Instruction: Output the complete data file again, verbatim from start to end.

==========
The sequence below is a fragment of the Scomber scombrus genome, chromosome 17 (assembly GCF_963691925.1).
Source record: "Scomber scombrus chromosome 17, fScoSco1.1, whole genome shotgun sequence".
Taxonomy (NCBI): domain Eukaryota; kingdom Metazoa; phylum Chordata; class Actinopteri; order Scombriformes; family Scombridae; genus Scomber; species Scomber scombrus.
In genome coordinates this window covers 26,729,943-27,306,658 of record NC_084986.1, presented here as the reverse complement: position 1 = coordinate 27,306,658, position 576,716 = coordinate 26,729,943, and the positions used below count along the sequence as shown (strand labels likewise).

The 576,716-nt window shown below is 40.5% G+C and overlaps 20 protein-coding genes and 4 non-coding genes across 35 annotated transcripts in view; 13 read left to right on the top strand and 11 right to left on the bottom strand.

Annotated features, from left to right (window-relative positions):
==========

The sequence below is a fragment of the Scomber scombrus genome, chromosome 17 (assembly GCF_963691925.1).
Source record: "Scomber scombrus chromosome 17, fScoSco1.1, whole genome shotgun sequence".
Taxonomy (NCBI): domain Eukaryota; kingdom Metazoa; phylum Chordata; class Actinopteri; order Scombriformes; family Scombridae; genus Scomber; species Scomber scombrus.
In genome coordinates this window covers 26,729,943-27,306,658 of record NC_084986.1, presented here as the reverse complement: position 1 = coordinate 27,306,658, position 576,716 = coordinate 26,729,943, and the positions used below count along the sequence as shown (strand labels likewise).

The 576,716-nt window shown below is 40.5% G+C and overlaps 20 protein-coding genes and 4 non-coding genes across 35 annotated transcripts in view; 13 read left to right on the top strand and 11 right to left on the bottom strand.

Annotated features, from left to right (window-relative positions):